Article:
— Nebraska Huskers (@Huskers) December 2, 2015
Why UCLA Wins
Since Jim Mora took over as head coach in 2012, UCLA has become a different program. No longer is UCLA the school that lives in USC’s shadow or just a sleeping giant that always underachieves; rather, UCLA is one of the country’s best programs right now. At 8-4, the Bruins did not end the season the way they wanted to, but considering the injuries that piled up on the defensive side of the ball and the growing pains of a true freshman quarterback, UCLA is not in such a bad spot. UCLA will be one of the best teams in the country next year and winning a bowl game in convincing fashion against a Big Ten team could help set the tone for 2016.
Why Nebraska Wins
The odds makers in Vegas are pretty smart guys, so when you see that a 5-7 team is less than a touchdown underdog to a team that was in the top-25 for most of the season, you become a little suspicious. Looking at the stats, Nebraska is not far behind UCLA in things like total offense, total defense, and points per game. As pointed out earlier, the Cornhuskers have been a pretty unfortunate team for most of the year, so if they put together a solid, mostly mistake-free game, and force the true freshman quarterback into makin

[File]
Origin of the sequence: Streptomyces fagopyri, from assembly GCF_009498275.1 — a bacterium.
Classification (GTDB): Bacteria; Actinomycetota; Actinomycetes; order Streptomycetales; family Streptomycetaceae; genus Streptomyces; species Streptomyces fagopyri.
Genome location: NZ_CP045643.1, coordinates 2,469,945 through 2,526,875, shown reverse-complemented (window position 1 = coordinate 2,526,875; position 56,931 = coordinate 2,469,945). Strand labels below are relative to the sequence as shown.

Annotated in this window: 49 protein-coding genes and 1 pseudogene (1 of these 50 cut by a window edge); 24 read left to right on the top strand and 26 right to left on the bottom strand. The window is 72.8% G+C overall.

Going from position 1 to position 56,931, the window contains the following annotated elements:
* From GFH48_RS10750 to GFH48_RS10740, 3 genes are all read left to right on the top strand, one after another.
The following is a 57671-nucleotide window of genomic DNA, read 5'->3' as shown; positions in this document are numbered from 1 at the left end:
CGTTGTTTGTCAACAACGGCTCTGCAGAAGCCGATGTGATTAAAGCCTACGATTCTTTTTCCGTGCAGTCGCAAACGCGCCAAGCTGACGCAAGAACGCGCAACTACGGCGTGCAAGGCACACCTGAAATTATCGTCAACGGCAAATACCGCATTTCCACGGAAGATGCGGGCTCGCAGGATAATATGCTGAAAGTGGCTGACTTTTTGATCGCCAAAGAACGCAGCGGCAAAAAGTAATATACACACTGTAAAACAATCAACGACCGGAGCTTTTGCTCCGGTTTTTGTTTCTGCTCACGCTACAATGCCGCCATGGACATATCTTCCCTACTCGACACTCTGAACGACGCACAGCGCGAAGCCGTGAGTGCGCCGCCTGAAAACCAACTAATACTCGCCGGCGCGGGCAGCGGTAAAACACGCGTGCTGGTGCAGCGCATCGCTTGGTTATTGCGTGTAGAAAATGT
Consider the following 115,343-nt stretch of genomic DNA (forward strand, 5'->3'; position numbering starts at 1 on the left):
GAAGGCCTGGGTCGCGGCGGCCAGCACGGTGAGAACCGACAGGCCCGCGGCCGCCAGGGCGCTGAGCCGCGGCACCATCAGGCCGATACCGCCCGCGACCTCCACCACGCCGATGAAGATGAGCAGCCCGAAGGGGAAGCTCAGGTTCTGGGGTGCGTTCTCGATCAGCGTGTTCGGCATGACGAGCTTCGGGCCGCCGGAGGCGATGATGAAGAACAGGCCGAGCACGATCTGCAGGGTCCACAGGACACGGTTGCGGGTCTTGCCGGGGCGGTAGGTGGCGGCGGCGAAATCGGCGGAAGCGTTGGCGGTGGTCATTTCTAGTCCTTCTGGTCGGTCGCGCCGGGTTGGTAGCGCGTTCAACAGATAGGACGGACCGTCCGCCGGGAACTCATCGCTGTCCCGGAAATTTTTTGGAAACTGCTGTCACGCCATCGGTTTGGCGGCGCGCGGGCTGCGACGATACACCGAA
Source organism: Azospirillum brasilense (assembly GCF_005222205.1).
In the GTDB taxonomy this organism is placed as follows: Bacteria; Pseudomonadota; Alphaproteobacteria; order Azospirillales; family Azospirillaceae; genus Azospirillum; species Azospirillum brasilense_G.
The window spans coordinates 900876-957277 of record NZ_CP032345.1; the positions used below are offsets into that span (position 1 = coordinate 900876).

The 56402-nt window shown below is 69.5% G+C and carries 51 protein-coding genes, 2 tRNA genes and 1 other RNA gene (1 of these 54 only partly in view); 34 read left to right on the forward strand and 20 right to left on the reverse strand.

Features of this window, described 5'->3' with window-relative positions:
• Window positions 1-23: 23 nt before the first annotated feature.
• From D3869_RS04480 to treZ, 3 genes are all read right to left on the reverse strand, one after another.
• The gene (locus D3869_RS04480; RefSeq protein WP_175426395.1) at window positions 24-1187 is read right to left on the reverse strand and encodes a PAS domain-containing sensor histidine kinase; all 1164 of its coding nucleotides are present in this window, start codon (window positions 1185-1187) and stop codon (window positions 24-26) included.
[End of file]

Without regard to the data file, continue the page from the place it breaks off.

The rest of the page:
g a few mistakes; they have a shot at pulling off the upset.
This is the kind of bowl that could go either way because the fact of the matter is, neither team is probably all that motivated to play in it. The Foster Farms Bowl is not exactly a New Year’s Six Bowl and both teams could be playing in a game that is worth a little more nationally. Nebraska might be playing for pride because of its poor record, but UCLA will certainly want to end 2015 on a good note after USC ended its season for all intents and purposes.
Right now, UCLA just looks like the more put together team both offensively and defensively. Despite how good they are against the run, the Cornhuskers are 69th in the country in total defense, so expect the Bruins to move the ball fairly well throughout the game, especially through the air. Rosen is not really a true freshman at this point anymore and Nebraska will have to make a lot of plays offensively to try and keep up. I don’t see that happening.
UCLA 34, Nebraska 24